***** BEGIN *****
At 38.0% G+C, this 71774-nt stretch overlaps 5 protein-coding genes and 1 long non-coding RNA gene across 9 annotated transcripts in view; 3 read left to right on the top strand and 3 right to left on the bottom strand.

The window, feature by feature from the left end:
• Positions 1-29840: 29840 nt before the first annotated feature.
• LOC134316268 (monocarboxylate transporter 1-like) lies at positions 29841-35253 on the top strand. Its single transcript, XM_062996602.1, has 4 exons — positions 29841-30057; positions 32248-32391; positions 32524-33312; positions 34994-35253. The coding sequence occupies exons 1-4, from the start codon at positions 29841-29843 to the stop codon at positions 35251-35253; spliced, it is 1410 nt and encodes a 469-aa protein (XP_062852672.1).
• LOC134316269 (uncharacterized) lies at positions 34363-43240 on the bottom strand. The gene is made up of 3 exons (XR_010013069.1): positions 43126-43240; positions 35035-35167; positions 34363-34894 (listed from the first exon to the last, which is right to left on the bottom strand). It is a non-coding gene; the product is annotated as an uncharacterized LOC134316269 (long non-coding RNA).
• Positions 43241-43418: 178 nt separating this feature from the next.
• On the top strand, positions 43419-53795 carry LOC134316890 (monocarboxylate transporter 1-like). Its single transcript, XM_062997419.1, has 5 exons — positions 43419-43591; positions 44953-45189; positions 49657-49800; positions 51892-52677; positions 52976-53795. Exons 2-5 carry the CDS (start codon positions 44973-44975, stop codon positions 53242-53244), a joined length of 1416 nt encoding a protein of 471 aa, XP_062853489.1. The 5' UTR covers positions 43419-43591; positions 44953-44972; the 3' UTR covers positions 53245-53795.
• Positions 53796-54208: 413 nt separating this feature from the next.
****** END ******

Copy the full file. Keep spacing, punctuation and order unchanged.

At 38.0% G+C, this 71774-nt stretch overlaps 5 protein-coding genes and 1 long non-coding RNA gene across 9 annotated transcripts in view; 3 read left to right on the top strand and 3 right to left on the bottom strand.

The window, feature by feature from the left end:
• Positions 1-29840: 29840 nt before the first annotated feature.
• LOC134316268 (monocarboxylate transporter 1-like) lies at positions 29841-35253 on the top strand. Its single transcript, XM_062996602.1, has 4 exons — positions 29841-30057; positions 32248-32391; positions 32524-33312; positions 34994-35253. The coding sequence occupies exons 1-4, from the start codon at positions 29841-29843 to the stop codon at positions 35251-35253; spliced, it is 1410 nt and encodes a 469-aa protein (XP_062852672.1).
• LOC134316269 (uncharacterized) lies at positions 34363-43240 on the bottom strand. The gene is made up of 3 exons (XR_010013069.1): positions 43126-43240; positions 35035-35167; positions 34363-34894 (listed from the first exon to the last, which is right to left on the bottom strand). It is a non-coding gene; the product is annotated as an uncharacterized LOC134316269 (long non-coding RNA).
• Positions 43241-43418: 178 nt separating this feature from the next.
• On the top strand, positions 43419-53795 carry LOC134316890 (monocarboxylate transporter 1-like). Its single transcript, XM_062997419.1, has 5 exons — positions 43419-43591; positions 44953-45189; positions 49657-49800; positions 51892-52677; positions 52976-53795. Exons 2-5 carry the CDS (start codon positions 44973-44975, stop codon positions 53242-53244), a joined length of 1416 nt encoding a protein of 471 aa, XP_062853489.1. The 5' UTR covers positions 43419-43591; positions 44953-44972; the 3' UTR covers positions 53245-53795.
• Positions 53796-54208: 413 nt separating this feature from the next.